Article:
When was the last time the Knicks were down 27 points in a game this season? Only once -- to the Rockets on Nov. 23 -- and it happened again towards the end of the second quarter on Friday night.
The Kings completely dominated on offense. They shot 25-for-42 (59.5 percent) from the field, 10-for-15 (66.7 percent) from 3-point range and 11-for-13 (84.6 percent) from the free throw line. The Knicks' performance was a complete 180. Their numbers in those categories were 20-for-45 (44.4 percent), 6-for-15 (40.0 percent) and 4-for-9 (44.4 percent), respectively.
While the Knicks' defense was disastrous, they were also off offensively. They were clearly missing Raymond Felton and Carmelo Anthony. You can add Amar'e Stoudemire to the mix, too, as the Knicks struggled to produce off the pick-and-roll.
Here are three main observations from the first half:
1. Where's the D? It all started in the first quarter, when the Kings dominated inside and out. They shot 10-for-10 from the foul line and 4-for-7 from beyond the arc. They also took a page out of the Knicks' book, as they played very efficiently. They had seven assists and only two turnovers in the opening period. Every Kings player in the first half scored.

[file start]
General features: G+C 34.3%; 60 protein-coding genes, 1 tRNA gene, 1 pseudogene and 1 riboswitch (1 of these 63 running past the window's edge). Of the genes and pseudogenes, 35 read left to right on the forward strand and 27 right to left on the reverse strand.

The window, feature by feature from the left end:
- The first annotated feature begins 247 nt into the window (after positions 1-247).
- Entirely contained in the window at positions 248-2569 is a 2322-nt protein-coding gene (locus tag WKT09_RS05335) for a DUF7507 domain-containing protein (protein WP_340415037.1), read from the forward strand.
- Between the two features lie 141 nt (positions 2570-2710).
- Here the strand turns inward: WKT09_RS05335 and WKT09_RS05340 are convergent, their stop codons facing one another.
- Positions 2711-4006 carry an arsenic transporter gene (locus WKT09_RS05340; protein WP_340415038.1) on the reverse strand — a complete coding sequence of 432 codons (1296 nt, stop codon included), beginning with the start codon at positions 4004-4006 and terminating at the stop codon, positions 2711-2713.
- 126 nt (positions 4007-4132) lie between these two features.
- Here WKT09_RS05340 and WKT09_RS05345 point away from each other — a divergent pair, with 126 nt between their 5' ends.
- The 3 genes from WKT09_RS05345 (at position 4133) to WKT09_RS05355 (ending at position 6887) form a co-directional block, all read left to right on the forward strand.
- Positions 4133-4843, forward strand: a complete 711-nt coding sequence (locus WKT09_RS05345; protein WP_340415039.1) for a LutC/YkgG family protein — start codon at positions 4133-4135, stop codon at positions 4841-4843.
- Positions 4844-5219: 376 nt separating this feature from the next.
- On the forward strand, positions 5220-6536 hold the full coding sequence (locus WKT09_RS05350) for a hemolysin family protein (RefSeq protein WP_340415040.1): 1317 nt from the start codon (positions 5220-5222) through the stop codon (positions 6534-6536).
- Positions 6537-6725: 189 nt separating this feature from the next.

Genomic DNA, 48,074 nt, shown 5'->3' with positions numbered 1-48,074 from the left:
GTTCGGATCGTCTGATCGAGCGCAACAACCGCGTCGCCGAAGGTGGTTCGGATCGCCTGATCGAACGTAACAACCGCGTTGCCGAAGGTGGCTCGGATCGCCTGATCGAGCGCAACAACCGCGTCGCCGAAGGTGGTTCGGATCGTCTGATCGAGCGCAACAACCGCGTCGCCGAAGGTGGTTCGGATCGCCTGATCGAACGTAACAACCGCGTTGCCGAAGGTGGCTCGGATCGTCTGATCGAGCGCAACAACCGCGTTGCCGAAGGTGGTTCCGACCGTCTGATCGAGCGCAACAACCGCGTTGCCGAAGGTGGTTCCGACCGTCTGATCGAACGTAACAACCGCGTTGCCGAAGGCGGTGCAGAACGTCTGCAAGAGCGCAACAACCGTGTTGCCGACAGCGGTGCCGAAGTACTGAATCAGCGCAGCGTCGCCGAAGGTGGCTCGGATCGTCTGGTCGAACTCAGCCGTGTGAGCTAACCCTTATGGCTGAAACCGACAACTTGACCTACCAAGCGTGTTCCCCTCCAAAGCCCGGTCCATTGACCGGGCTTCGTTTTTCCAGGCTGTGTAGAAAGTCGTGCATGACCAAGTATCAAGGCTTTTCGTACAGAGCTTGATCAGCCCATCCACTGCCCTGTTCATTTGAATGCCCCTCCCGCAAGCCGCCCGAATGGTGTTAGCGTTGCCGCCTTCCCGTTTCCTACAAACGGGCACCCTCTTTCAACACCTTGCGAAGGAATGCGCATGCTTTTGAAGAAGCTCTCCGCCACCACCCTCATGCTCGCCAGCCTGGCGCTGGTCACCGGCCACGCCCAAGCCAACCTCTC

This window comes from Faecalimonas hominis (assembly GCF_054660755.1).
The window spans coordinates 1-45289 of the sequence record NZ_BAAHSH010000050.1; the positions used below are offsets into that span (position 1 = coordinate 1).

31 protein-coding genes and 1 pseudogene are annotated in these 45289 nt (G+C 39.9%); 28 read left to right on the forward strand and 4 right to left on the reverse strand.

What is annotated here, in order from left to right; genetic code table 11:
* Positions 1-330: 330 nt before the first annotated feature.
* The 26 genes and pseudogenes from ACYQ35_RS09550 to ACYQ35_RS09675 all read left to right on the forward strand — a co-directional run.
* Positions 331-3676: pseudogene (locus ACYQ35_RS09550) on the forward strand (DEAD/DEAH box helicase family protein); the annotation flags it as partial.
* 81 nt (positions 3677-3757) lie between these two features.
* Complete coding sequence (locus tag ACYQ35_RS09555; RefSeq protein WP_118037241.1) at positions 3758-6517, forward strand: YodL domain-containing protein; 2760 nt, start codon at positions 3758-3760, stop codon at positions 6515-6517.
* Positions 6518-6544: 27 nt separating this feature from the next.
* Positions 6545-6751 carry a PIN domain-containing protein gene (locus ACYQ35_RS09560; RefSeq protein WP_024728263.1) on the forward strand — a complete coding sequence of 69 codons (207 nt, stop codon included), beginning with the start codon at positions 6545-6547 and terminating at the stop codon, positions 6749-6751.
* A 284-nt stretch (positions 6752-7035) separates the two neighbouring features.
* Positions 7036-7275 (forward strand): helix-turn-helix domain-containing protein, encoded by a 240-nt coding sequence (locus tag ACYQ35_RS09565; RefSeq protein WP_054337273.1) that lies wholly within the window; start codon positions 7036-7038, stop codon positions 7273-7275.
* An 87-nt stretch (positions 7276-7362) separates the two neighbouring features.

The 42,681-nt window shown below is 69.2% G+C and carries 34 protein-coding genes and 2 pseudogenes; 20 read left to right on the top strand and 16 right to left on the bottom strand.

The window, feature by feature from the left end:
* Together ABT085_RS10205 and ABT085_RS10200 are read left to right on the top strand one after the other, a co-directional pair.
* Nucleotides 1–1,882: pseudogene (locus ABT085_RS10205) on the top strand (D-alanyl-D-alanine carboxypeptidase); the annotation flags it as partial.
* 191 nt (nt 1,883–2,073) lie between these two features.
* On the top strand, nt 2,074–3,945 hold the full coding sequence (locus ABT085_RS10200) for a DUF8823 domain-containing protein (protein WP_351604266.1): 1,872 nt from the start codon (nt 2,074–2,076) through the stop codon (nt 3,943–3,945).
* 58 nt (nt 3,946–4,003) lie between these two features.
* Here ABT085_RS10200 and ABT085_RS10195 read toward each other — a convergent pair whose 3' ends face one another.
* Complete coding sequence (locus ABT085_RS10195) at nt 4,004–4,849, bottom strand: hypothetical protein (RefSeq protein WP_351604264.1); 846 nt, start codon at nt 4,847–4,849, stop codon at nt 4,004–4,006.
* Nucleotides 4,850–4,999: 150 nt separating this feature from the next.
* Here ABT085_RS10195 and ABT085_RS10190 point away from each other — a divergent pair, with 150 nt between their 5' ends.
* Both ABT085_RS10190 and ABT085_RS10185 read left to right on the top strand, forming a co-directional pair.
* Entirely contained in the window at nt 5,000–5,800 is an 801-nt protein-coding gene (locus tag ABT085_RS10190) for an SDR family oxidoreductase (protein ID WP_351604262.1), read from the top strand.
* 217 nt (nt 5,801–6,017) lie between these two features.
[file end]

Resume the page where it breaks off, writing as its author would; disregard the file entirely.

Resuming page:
2. Sloppy point-guard play. In the first quarter, the Knicks had six assists, but five turnovers. Jason Kidd and Pablo Prigioni had two fumbles each. They forced some difficult passes and didn't get deep enough in the lane to get the ball flowing. Instead, the Knicks banked on J.R. Smith (13 points) and Chris Copeland (13 points) to get it going in isolation. In the starting five, Tyson Chandler (11 points) was their only offense.
On the flip side, the Kings' speedy guards Isaiah Thomas, Marcus Thornton, Aaron Brooks and Jimmer Fredette got right around Kidd, Prigioni and the Knicks' perimeter. Thornton and Brooks both scored in the paint, and all four of them had at least one 3-pointer. Fredette (15 points) had three 3s off the bench.
3. Copeland's impressive progression. In four out of the last five games he's played in, the rookie scored in double figures, including a season-high 29 points on Dec. 17 against the Rockets. With the Knicks' interior and Anthony hurting, Mike Woodson has turned to Copeland for points -- and he keeps looking more and more comfortable on the court. Tonight, he showed off two impressive drives, in which he attacked with a quick first step, then spun and finished strong at the rim. He also extended his game, knocking down two 3-pointers and a Melo-esque one-dribble-hesitation-to-quick-release jumpshot move.
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